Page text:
March 3rd, 2016

On Romney’s anti-Trump speech and the establishment

First of all, I don’t think Romney’s speech will do much either way. No one is going to decide one thing or another based on a speech that most people don’t even know about.

Political junkies are into it, and that’s about it, IMHO. But of course the blogosphere consists of a high percentage of political junkies (present company included), so here we are discussing it.

First thing I want to say is that ever since I’ve been immersed in the blogosphere and the internet in general, which would be roughly the last decade and a half, I’ve been more and more struck by how numerous are the false memes that circulate around and become commonly-accepted truth. I’ve spent a lot of time fighting them on this blog, mostly to a relatively small audience of people who are willing to spend some time listening. But I don’t kid myself that I am able to correct the record on much of anything in a way that matters, although I don’t give up trying to do so.

Sometimes I’m mostly motivated to correct the record for myself. After all, that’s what happened with my original political change experience—I did a lot more research, armed with the tools of an internet that did not exist when I was a young adult forming most of my political beliefs, and sometimes that research led me to some surprising revelations that ended up changing my point of view on certain facts and position I had thought I understood correctly. And so to this day I like to test out, not just the theories and beliefs of other people with whom I disagree, but my own theories and beliefs.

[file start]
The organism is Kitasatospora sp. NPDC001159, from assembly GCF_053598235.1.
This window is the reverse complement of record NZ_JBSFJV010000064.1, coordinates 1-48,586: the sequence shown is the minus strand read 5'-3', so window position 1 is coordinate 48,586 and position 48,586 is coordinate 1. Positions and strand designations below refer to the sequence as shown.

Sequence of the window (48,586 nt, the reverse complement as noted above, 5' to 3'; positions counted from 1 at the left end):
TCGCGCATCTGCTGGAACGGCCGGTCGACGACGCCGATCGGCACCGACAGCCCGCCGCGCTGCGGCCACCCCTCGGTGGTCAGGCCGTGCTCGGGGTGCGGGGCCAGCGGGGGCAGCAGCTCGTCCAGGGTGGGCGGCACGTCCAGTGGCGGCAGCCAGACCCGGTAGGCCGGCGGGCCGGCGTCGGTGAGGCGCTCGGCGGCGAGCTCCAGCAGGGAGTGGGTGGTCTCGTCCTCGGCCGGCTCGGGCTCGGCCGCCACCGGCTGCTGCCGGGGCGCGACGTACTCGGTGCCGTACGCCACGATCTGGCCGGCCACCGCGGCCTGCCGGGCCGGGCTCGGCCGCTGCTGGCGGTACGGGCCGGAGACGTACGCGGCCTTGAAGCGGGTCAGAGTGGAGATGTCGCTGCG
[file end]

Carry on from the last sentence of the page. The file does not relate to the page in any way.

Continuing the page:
But enough about me. Perhaps too much about me.

Here’s the text of Romney’s speech today. In it, he explains why he thinks a Trump nomination would be a bad thing, and he summarizes pretty much the sorts of points I’ve been making on this blog, and which others who do not support Trump have often made. Romney also is not naive about the fact that he will be criticized for this, including of course by Trump himself in his usual signature fashion.

I question the wisdom of using a failed candidate like Romney to get out this message, and I would have preferred him to have also alluded to his own failings as a 2012 candidate, and his own responsibility for the situation we have faced in a second-term Obama presidency. In fact, there are plenty of things about Romney that were problematic in 2012. One of these problems was his Romneycare history, which I tried to explain on this blog many times (I think it looked worse than it actually was, but looks are important, too). Another was his failure to rebound from the Candy Crowley debate incident. But I’m not going to rehash that history in detail here, except to say that I thought and still think he would have actually made a pretty good president, and that—for a politician, anyway—he’s a decent man.

Trump supporters and even some others are mocking Romney today. Failure, coward, establishment shill, etc.. But I certainly don’t think Romney was attempting to convince any Trump supporters when he made that speech. He was speaking to others in the party who do not support Trump—some of whom are critical of the GOP establishment as well.